Many people choose to enter into a permanent relationship with another person (whether of the same or opposite sex) with the intention of living together as married persons, without actually getting married. Unfortunately, limited legal protection is afforded to partners in such relationships, and where the relationship terminates, one partner may be gravely disadvantaged by the lack of a prior agreement regulating  assets, maintenance, and the like.

The only way to ensure that both parties are protected in the event that the relationship breaks down, is for them to enter into an agreement in which they regulate their financial and proprietary affairs. This agreement, which is often referred to as a ‘domestic partnership agreement’ or ‘cohabitation agreement’, records the expectations that each partner may have regarding their financial contribution to the joint household and assets acquired individually or jointly. This agreement provides the parties with an opportunity to iron out concerns that may otherwise arise in future, such as the division of movable and or immovable property and maintenance for either party.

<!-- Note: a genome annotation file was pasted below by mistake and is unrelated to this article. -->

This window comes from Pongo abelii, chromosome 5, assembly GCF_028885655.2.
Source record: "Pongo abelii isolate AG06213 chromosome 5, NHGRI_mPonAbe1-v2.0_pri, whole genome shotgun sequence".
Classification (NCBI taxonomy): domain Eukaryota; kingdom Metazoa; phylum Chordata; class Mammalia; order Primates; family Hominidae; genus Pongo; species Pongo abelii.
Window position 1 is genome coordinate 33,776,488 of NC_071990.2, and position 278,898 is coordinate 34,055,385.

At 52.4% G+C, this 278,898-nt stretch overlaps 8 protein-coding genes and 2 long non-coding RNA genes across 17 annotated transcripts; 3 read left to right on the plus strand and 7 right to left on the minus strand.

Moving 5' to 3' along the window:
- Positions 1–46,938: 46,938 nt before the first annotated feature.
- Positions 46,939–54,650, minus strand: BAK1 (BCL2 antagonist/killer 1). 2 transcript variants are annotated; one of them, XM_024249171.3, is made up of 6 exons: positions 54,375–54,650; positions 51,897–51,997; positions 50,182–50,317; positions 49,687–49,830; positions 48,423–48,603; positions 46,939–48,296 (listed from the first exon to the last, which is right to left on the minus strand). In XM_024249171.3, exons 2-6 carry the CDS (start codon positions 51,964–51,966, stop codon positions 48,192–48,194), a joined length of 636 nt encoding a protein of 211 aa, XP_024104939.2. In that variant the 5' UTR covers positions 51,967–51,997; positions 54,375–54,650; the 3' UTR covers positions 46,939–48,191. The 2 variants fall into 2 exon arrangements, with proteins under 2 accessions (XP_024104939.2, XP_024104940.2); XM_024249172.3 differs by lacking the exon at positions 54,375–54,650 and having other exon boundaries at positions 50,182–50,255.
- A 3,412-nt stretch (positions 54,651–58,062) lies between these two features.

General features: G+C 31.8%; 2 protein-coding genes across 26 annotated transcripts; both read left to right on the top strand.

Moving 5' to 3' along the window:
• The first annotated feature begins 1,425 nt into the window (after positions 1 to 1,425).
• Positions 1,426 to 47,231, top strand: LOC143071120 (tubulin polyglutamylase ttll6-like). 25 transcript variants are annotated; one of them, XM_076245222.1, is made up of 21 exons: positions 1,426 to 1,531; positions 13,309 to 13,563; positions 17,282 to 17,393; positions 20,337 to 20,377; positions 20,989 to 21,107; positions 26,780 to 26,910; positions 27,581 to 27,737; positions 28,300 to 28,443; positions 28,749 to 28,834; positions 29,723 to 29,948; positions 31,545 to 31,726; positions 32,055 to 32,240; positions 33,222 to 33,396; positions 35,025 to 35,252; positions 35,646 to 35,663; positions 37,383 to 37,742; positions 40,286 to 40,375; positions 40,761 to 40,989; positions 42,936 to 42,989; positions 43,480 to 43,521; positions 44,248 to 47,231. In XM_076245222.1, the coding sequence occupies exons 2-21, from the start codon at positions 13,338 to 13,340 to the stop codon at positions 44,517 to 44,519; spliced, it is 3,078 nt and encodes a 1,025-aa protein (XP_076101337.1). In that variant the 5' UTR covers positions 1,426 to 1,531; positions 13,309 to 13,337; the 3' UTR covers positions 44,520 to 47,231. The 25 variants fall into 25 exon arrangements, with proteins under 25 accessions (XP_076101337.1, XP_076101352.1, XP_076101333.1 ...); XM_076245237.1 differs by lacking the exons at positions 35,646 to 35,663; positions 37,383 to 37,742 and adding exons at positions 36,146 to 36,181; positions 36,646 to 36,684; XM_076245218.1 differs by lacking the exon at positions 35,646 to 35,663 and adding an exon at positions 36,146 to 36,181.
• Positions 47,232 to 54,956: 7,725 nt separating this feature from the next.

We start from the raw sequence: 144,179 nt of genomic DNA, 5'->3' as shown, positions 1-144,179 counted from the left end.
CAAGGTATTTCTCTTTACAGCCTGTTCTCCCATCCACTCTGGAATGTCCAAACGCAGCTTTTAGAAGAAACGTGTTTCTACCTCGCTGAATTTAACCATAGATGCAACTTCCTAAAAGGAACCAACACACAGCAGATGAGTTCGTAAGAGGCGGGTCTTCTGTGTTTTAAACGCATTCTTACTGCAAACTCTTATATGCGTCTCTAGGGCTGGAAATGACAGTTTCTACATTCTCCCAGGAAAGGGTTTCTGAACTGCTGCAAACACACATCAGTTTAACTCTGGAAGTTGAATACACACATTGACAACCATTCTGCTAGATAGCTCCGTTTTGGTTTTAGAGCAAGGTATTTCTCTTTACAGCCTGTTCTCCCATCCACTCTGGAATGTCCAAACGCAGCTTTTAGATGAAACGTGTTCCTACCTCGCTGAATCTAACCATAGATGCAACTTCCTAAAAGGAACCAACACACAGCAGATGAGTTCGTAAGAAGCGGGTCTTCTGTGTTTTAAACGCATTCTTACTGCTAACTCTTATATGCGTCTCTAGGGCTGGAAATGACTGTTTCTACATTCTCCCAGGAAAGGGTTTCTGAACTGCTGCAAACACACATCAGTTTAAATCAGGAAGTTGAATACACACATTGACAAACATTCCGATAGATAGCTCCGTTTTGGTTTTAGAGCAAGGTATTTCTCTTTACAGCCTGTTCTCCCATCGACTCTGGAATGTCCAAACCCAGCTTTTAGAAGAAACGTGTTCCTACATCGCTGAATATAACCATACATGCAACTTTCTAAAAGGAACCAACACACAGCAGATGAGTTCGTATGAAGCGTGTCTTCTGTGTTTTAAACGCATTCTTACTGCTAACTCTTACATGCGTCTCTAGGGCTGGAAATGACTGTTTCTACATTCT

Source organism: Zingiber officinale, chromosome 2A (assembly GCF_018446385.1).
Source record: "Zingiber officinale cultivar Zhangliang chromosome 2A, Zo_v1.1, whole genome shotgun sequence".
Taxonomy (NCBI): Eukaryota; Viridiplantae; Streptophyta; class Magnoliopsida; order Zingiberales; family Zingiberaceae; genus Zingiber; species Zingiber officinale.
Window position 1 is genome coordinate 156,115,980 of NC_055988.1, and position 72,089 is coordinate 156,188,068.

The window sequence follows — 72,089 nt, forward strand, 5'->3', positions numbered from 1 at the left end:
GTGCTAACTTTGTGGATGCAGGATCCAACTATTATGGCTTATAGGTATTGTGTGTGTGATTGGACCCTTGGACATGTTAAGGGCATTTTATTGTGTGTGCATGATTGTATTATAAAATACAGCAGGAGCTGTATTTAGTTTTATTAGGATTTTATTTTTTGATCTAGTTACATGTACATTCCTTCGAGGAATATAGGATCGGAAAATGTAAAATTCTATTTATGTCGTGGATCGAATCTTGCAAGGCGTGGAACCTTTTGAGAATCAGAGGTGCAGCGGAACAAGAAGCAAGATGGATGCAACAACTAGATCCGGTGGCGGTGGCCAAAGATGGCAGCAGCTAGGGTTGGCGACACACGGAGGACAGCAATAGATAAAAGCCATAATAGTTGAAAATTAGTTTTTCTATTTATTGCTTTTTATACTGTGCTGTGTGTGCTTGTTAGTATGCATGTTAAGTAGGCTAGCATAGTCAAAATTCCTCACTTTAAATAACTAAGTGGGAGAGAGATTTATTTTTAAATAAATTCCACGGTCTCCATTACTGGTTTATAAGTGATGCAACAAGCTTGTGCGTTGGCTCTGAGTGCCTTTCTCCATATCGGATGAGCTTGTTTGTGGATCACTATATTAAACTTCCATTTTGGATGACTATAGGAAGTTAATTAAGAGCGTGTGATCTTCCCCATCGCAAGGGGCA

A cohabitation agreement, however, cannot contain any provisions that are illegal or contrary to public policy. The agreement is also only enforceable between the parties thereto and is not binding on third parties, as in the case of civil marriages.